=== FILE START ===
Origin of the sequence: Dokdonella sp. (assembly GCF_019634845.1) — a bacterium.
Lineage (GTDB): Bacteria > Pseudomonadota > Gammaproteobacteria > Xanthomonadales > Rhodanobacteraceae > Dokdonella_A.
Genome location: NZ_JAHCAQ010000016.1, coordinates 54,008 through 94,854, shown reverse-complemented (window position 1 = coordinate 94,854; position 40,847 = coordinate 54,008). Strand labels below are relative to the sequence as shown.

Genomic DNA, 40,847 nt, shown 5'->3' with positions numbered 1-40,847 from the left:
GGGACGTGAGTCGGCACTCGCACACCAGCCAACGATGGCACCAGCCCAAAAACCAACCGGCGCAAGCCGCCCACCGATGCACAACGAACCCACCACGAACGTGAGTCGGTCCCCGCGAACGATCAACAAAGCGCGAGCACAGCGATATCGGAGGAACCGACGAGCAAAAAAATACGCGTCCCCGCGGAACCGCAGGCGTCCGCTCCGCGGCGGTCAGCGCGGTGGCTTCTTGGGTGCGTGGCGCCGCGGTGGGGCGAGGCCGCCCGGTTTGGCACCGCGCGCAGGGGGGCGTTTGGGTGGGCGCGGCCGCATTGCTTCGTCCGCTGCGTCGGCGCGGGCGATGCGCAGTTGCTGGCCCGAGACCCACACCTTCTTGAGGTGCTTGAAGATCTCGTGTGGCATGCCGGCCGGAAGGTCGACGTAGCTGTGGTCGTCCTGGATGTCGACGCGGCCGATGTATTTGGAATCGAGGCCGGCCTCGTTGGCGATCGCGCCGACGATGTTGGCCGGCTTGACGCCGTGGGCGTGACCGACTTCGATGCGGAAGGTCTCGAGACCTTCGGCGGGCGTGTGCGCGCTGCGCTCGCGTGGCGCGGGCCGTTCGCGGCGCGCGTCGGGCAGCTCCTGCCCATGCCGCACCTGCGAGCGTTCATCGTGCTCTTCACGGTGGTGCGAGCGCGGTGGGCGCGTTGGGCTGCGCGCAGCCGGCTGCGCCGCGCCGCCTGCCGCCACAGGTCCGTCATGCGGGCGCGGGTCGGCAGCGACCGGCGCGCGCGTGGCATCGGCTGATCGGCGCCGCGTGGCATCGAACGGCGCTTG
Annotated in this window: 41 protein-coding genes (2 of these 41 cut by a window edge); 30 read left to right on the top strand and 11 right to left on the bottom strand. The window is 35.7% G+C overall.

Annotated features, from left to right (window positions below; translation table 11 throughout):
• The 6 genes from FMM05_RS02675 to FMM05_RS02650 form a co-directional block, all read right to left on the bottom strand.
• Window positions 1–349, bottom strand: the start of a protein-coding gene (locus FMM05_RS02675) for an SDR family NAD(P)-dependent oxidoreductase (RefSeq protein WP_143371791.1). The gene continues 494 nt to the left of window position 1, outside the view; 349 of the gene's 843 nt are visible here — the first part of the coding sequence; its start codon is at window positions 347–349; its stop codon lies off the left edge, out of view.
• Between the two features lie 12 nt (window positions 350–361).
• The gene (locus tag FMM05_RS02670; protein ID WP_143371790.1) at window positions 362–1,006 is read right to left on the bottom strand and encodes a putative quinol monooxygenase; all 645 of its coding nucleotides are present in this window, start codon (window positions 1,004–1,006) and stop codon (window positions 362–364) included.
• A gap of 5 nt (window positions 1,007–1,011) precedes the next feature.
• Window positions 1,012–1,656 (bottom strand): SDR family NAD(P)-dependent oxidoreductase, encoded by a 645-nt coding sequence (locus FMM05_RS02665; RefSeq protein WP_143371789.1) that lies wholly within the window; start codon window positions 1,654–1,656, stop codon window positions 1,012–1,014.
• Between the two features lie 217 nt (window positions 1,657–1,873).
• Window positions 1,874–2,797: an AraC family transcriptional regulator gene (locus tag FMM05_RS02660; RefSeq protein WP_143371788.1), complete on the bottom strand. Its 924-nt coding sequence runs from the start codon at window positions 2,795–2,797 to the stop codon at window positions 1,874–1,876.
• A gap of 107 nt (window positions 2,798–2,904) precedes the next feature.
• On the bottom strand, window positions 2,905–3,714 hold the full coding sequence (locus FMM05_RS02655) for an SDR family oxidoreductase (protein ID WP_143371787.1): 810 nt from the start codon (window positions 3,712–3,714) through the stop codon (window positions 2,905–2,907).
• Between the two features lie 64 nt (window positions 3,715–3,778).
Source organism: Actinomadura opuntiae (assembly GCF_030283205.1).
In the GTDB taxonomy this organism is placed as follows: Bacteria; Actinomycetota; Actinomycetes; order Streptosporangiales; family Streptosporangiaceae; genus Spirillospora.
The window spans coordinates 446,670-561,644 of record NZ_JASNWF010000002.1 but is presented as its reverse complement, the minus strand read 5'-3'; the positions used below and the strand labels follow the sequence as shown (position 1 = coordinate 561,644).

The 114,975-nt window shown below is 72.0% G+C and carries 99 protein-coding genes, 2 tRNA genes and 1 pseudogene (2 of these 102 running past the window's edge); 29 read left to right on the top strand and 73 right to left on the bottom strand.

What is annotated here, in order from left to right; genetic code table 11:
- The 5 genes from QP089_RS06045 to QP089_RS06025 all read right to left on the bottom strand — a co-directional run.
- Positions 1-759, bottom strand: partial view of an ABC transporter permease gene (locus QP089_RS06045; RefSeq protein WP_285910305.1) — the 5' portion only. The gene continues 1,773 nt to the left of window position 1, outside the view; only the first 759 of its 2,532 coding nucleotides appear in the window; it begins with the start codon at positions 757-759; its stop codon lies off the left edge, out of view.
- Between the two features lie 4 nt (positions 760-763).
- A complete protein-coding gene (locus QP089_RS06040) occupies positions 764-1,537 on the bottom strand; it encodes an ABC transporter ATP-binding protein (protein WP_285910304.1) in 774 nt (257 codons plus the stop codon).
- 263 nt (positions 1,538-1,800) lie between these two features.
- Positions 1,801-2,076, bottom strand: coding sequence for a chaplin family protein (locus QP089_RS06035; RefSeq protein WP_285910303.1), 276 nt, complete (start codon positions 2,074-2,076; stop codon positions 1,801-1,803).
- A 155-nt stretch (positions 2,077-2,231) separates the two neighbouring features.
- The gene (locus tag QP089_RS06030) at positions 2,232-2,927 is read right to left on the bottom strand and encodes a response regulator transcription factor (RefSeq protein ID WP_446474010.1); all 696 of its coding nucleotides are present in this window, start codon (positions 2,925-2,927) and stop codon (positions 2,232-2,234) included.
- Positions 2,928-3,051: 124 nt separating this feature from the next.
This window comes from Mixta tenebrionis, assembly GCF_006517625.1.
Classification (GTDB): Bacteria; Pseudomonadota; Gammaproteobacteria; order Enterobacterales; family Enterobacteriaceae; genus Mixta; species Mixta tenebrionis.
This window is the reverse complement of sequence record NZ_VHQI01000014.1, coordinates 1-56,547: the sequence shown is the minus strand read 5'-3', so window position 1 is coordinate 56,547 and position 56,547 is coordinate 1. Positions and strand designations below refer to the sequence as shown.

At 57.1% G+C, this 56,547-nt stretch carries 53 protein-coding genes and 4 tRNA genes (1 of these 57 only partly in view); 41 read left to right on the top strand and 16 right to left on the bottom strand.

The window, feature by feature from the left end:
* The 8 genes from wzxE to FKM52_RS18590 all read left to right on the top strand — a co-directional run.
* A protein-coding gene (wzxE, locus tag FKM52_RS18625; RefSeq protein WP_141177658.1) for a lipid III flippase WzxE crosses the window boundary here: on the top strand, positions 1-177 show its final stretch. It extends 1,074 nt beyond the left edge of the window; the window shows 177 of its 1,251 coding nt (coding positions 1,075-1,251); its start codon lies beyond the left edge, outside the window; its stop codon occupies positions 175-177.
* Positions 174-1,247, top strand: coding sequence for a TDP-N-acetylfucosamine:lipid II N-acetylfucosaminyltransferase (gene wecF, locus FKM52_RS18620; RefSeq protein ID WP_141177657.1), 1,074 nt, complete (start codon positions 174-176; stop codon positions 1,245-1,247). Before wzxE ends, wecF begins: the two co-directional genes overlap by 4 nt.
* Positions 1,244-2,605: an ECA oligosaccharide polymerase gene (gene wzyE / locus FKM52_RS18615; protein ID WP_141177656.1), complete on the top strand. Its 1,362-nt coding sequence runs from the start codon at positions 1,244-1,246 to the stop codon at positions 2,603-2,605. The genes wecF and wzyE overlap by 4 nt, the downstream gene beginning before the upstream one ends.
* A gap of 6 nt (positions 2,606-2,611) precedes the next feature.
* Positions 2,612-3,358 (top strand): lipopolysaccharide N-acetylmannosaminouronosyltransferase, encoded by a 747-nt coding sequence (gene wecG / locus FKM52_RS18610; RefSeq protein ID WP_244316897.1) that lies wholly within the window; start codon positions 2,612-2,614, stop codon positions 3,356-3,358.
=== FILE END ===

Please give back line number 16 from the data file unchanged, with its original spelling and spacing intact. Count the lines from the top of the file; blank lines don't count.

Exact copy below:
• A gap of 107 nt (window positions 2,798–2,904) precedes the next feature.